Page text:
• Estepona’s up-market Mercado Gourmet de San Luis offers fine foods such as oysters, jamon Iberico, and dedicates an area to Japanese cuisine. The building has been transformed into a gourmet space with restaurants, cocktail and craft beer, a café, a winery, and a relaxing terrace.
  • You can find fresh, local produce at the Wednesday market, as well as a variety of nuts, olives, and dried fruits. There are also basic items such as cheap socks and shoes.
  • The Sunday market, near the port, is designed for tourists and sells souvenirs, counterfeit bags, sunglasses, jewelry, clothes, and shoes.
  • Early every morning (6:00 am) there is a wholesale fish market at the port. A wide variety of fresh fish is available although the general public can’t purchase the fish on show, the fresh fish can later be found in local markets, supermarkets such as Carrefour and restaurants.

Restaurants in Estepona

Cuisine is varied in Estepona, with Mexican, vegetarian, seafood and traditional Spanish all served. There are also Indian, Chinese, Japanese and fish and chip shops a short drive away.

The port area, a 15-minute walk from town, is an animated spot full of cafes, restaurants, and ice cream bars. At night, the area comes alive with locals – follow them from spot to spot as they try out each bar’s happy hour. There are also nightclubs worth a visit.

Bank Holidays in Estepona

Spain, as a predominantly Catholic country, recognises saint days. Each town and municipality haveits own day to celebrate. For Estepona, these are the days of San Isidro Labrador and the Virgen del Carmen.

San Isidro is the patron saint of farmers and the countryside. The festival to honour him is celebrated on the 15th of May. The streets are laid with palms while processions of horses, oxen, donkeys, and bulls, as well as religious floats, pass by to the tune of marching bands. Later in the day, locals and tourists alike enjoy the numerous temporary bars erected throughout the town centre.

The Virgen del Carmen is the patron saint of fishers. Her holiday takes place on the 16th of July. A large statue of the Virgin is carried along the Paseo Marítimo and then placed in a boat. The statue visits each fishing vessel and blesses them.

Estepona’s main festival, or Feria, takes place at the beginning of July. It is a huge partyat which the whole town comes together to celebrate. Temporary bars open outside tavernas and cafés, music blares and everyone has a great time. In the two main squares, Plaza de Huevo and Plaza de las Flores, large stalls sell traditional Andalusianfood, and many people wear traditional Spanish dress. In the evening, the Recinto Feria is packed with people enjoying the fair ground. This feria is not to be missed.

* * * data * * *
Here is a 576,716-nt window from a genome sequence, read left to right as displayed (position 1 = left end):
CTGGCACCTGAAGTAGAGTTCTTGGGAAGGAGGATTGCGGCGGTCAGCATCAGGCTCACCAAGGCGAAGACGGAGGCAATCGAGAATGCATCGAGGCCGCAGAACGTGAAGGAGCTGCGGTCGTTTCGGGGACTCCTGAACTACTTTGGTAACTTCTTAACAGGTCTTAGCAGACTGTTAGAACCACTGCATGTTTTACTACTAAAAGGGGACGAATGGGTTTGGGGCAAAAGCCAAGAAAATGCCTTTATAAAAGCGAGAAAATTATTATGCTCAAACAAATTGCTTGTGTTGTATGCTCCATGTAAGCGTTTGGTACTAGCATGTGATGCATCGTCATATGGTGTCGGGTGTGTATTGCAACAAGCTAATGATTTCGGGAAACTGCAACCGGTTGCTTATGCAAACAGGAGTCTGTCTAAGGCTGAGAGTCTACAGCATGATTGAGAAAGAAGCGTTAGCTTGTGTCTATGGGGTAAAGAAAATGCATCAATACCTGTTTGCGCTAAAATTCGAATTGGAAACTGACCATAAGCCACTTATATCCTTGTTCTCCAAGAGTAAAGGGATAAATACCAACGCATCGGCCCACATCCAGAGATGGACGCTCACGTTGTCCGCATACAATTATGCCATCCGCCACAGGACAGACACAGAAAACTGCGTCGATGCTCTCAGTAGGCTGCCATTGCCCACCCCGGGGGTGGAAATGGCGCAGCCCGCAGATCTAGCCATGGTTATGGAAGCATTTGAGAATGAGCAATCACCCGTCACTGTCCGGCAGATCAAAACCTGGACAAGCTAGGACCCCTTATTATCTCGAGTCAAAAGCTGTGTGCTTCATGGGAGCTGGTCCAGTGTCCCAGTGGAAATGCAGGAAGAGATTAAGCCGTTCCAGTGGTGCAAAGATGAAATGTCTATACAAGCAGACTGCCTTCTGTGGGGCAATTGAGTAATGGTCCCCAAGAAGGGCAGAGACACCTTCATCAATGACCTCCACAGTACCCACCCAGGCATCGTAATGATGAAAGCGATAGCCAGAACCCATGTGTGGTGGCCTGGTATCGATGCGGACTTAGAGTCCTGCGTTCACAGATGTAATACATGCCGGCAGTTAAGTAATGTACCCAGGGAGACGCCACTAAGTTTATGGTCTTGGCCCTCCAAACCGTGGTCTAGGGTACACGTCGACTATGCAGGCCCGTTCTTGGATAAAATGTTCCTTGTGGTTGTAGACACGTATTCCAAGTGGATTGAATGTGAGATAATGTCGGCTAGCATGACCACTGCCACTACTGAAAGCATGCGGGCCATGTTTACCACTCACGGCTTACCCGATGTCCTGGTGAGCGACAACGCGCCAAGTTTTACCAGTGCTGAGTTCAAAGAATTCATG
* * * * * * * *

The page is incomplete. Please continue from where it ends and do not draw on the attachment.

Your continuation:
Semana Santa, or Easter week, is another momentous time in Estepona. Each day for five days (except Saturday), processions leave the Santa Maria de los Remedios church. Groups of bearers carry the floats, or pasos, often accompanied by a brass band. Each day’s procession offers crowds its own distinct flavour and music.

What are the beaches like in Estepona?

Estepona has 17 different beaches along a 21-kilometre stretch of the Mediterranean Sea. All offer a peaceful atmosphere, hard to find in neighbouring Costa del Sol destinations.

The town’s main beach, Playa La Rada, runs for 2.6 kilometre along the PaseoMarítimo (seafront promenade). Public bathrooms and showers, play areas, parking and disabled facilities serve beachgoers year-round. Lifeguards stand watch throughout the high season.

Some of Estepona’s best restaurants and bars overlook the beach, while down on the sand, chiringuitos, or beach bars, offer food, drinks, and sun lounges.

To the west, ‘El Cristo’presents a small, tranquil haven and one of the town’s more beautiful chiringuitos. To the east, those who prefer a pebbled beach will enjoy the expansive “Punta de la Plata.”

Find out more about Estepona’s beaches in our beach guide.

What sports can you play in Estepona?

Estepona is a wonderful place to play and learn golf. The town’s seven golf courses include:

  • two nine-hole courses, El Campanario and La Resina;
  • a par-3, 18-hole round at Estepona Golf; and
  • 18-hole championship standard courses at nearby clubs like Atalaya Golf and Country Club, Azata, El Paraíso Golf Club and Valle Romano.

Most golf courses have clubhouse facilities, driving ranges, pro shops, and golf schools to teach players of all ages.

Equestrians or anyone eager to learn will find a wide range of horseback riding choices in Estepona. For starters, the Costa del Sol School of Equestrian Art is one of Spain’s biggest and best-known. Take riding lessons or participate in hacks and rides.

If you own a horse or pony, you can stable them at Horse Ride Andalucía, Marbella Horses, or Ranch Siestas Los Rubios. The range of sporting facilities in Estepona continues to grow. Join one of the town’s tennis and paddle clubs or academies. Enrol in courses at its schools for sailing, diving, and kitesurfing. Estepona’s many municipal sports centres and members-only health clubs present a wide range of sports for experts and beginners alike.

What schools and other education facilities are in Estepona?

Estepona has schools to meet your child’s educational needs. Choose from an excellent selection of public and fee-based schools. Students follow either the Spanish, British or American curriculum to learn in a Spanish, English or fully bilingual environment. Meanwhile, they can gain exposure to additional languages such as French, German, Russian or Mandarin.

Estepona’s 14 public schools teach classes from kindergarten to pre-University level, known as bachillerato. However, if you prefer fee-based alternatives, you have excellent options to consider. Excellent preschools include the Spanish-language María Montes Escuela Infantil and English-speaking Seghers Garden Nursery School.

International School Estepona follows the Montessori system in teaching its younger classes. Queens British Grammar School and Mayfair Academy both provide early, primary, and secondary education in English up to Advanced or A-levels, in accordance with the British National Curriculum.

Both the Atalaya Colegio Internacional and Colegio San José offer bilingual education in Spanish and English. Both offer students the chance to pursue abachillerato or Spanish high school diploma or an International Baccalaureate (IB) level.